Updated at 2022-08-09
Over the past seven years, Taoyuan City has continued to strengthen its international exchanges, raise its international visibility, and gradually enhance the international perspective of the public and private sectors to create business opportunities. To date, it has forged alliances with 33 cities around the world, laying a solid foundation for city diplomacy. In addition to sharing governance expertise, it also maintains ties through various exchange activities.
Since the beginning of the COVID-19 pandemic, international cities have only been able to communicate with each other online through video conferencing. The "Meet Our Friendship Cities in Taoyuan" Exhibition had participation from 14 sister cities and friendly cities from five countries in Asia, the Americas and Europe. Commemorative gifts and wonderful products from various countries were on display, enabling visitors to the Taoyuan exhibition to enjoy a taste of cities overseas and feel the glow of warmth and friendship from afar.
Guam is located in the heart of the Western Pacific Ocean. Known as the “pearl” of Micronesia, this is an island territory of the United States and has a tropical climate. Famous for its white sandy beaches and clear waters, it is an ideal destination for anyone looking to relax and escape crowded city life. It takes only 3.5 hours to fly directly from Taiwan to Guam, making it a very convenient and relaxing island resort with a clear blue coastline. It has an American ambiance and the Chamorro people’s complex history and island culture. Guam is waiting for you to come and experience it for yourself.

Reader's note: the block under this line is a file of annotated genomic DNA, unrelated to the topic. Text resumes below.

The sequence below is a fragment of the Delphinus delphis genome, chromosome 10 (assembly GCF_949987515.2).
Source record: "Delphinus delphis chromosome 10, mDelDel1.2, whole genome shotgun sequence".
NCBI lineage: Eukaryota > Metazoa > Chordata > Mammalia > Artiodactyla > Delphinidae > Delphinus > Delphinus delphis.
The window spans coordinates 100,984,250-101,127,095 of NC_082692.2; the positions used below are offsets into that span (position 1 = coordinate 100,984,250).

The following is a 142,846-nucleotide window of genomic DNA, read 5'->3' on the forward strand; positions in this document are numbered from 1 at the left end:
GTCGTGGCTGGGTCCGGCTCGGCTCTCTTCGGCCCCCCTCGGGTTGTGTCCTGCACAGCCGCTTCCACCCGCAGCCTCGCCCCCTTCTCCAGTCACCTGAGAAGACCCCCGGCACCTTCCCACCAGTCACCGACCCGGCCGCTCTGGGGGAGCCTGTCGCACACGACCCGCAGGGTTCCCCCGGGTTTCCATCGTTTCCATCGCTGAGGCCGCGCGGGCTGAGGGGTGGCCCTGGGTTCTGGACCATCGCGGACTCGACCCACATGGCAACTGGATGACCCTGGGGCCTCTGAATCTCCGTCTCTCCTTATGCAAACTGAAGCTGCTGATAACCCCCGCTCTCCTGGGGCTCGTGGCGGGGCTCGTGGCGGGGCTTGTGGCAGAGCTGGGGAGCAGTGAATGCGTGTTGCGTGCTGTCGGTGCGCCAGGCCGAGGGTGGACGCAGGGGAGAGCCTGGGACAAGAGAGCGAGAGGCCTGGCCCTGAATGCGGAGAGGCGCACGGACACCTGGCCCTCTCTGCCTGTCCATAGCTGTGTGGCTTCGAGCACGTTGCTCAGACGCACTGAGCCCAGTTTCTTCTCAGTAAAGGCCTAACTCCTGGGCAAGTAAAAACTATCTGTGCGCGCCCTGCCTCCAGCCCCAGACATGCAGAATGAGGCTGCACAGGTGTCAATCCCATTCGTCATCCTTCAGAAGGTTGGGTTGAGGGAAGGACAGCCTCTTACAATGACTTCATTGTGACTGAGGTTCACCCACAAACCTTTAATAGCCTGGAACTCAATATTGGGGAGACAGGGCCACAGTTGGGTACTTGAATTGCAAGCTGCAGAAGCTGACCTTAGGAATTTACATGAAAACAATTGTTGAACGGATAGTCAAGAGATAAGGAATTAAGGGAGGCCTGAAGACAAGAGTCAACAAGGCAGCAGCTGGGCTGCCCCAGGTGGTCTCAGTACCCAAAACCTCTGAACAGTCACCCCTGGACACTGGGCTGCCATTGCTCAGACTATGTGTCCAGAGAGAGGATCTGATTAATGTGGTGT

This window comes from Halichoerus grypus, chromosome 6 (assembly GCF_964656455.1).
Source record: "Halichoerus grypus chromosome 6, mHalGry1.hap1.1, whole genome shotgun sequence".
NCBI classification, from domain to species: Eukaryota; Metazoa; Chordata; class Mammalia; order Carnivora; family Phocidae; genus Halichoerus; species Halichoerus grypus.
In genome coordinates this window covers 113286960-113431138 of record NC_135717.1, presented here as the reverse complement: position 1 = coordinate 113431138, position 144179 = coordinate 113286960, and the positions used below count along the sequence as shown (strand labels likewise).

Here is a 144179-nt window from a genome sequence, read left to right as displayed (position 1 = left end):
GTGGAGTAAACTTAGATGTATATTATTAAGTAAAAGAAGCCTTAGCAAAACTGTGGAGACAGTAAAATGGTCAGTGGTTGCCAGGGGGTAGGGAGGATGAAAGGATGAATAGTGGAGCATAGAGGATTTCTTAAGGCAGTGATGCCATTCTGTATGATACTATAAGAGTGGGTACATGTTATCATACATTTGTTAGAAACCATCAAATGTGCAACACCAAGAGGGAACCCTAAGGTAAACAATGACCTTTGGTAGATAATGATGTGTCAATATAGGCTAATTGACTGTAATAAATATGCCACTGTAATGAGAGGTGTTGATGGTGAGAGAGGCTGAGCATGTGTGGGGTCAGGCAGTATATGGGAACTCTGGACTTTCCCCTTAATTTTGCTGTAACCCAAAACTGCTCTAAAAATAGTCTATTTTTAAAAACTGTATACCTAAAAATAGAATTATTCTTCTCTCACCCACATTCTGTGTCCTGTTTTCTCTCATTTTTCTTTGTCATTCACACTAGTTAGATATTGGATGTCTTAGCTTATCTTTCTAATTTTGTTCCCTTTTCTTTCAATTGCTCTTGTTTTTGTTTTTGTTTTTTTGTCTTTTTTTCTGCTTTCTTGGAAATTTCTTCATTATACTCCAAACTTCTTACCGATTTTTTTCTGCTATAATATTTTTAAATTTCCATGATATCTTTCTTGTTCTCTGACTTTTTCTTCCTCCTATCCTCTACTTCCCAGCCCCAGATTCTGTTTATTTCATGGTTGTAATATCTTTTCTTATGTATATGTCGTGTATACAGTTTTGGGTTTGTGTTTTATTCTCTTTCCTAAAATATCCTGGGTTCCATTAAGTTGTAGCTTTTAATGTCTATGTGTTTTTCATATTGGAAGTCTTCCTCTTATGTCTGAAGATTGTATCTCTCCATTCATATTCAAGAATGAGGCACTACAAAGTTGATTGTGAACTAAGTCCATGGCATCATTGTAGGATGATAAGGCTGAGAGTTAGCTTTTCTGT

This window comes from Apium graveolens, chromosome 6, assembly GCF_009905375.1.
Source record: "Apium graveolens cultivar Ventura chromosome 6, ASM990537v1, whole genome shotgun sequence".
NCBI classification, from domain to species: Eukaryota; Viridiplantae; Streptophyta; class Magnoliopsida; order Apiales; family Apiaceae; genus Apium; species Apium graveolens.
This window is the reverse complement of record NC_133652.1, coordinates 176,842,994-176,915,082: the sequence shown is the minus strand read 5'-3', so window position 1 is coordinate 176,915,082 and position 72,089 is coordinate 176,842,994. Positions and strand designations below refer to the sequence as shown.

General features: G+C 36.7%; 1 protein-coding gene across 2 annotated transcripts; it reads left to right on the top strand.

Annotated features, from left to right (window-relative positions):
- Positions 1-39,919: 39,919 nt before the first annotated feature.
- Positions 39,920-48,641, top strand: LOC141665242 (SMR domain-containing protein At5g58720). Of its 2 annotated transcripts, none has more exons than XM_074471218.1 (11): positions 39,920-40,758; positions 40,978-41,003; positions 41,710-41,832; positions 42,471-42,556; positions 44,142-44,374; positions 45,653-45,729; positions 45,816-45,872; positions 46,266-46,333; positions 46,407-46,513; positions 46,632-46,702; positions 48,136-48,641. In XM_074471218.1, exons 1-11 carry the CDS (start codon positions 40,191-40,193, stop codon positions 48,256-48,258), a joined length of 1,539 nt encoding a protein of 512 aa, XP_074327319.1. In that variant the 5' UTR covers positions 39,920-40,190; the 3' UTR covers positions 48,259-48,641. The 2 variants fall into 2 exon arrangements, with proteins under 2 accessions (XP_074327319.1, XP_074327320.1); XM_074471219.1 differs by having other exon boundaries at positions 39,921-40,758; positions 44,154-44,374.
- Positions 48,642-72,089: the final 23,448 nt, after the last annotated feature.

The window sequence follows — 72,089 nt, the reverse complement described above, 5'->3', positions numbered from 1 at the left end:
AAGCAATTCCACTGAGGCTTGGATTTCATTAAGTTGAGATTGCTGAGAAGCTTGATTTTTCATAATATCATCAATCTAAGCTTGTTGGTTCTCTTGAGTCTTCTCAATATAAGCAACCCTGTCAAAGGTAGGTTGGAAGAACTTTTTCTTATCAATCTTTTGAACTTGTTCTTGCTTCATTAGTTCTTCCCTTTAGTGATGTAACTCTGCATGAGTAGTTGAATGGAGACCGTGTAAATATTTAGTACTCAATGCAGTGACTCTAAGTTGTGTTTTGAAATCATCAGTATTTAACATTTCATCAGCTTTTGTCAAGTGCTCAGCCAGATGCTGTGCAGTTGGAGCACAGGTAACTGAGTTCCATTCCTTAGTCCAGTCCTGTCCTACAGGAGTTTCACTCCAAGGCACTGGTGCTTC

On December 15, 2021, Mayor Cheng Wen-tsan attended the Taiwan-Guam Virtual Economic Summit, where he discussed the economic opportunities brought by airports with Guam’s governor Lou Leon Guerrero, government officials, and scholars. The ceremony culminated in the signing of a sister-city agreement between Taoyuan City and Guam.
The souvenir for the sister-city agreement signing and a token of long-lasting friendship was a commemorative album marking the 75th anniversary of Guam’s liberation.
Beginning in 1941, the Japanese occupation of Guam saw the island renamed Omiya-Jima and the indigenous people forced to learn the Japanese language and customs, build airstrips and defense installations, work as prostitutes, or sell their land. This harrowing experience means the period is a painful memory for the people of Guam.
In July 1944, the US returned to Guam and recaptured it after a month’s fighting. Guamanians now celebrate July 21, the date US troops landed on Guam, as Liberation Day.
The wooden sea turtle is carved with a Guamanian flag and symbolizes the importance of marine environmental protection for Guam as an island.
The Guam rail, known locally as the Ko’ko’ bird, is an indigenous flightless bird on the brink of extinction.
A modern version of the woven bag made by the indigenous Chamorro people breathes new life into an ancient tradition.
The indigenous Chamorro culture is an important asset to Guam, and weaving is one of the key Chamorro craft traditions. The Chamorro people have incorporated weaving culture into all aspects of their lives. Items such as bracelets, gift bags, and sun hats can all be woven. The woven bamboo basket is a key artifact in Chamorro culture and highly representative of Guam.
In traditional Chamorro society, weaving used to be a daily task for women. Being able to make household items with one’s hands was a necessary skill.
Guam was influenced by Spanish colonization, and its architecture and clothing often show a blend of local and European styles. The Chamorro Mestiza costume on display is an expression of this Spanish heritage. When they wear this costume, Chamorro women often pair it with a wreath decorated with shells.
In the Chamorro language, Sinahi means “new moon.” Just as ancient Chamorro navigators relied on the moon and stars to navigate the seas, fishermen, hunters, and farmers also followed the lunar cycles in their work. This crescent moon necklace is often seen around the necks of Chamorro men in a sign of their reverence for the moon.
Canoes are an integral part of Austronesian cultures. The Chamorros added outriggers to the sides of the hull to increase stability. With their sophisticated equipment and techniques, the Austronesian peoples were able to navigate the islands scattered across the Pacific Ocean.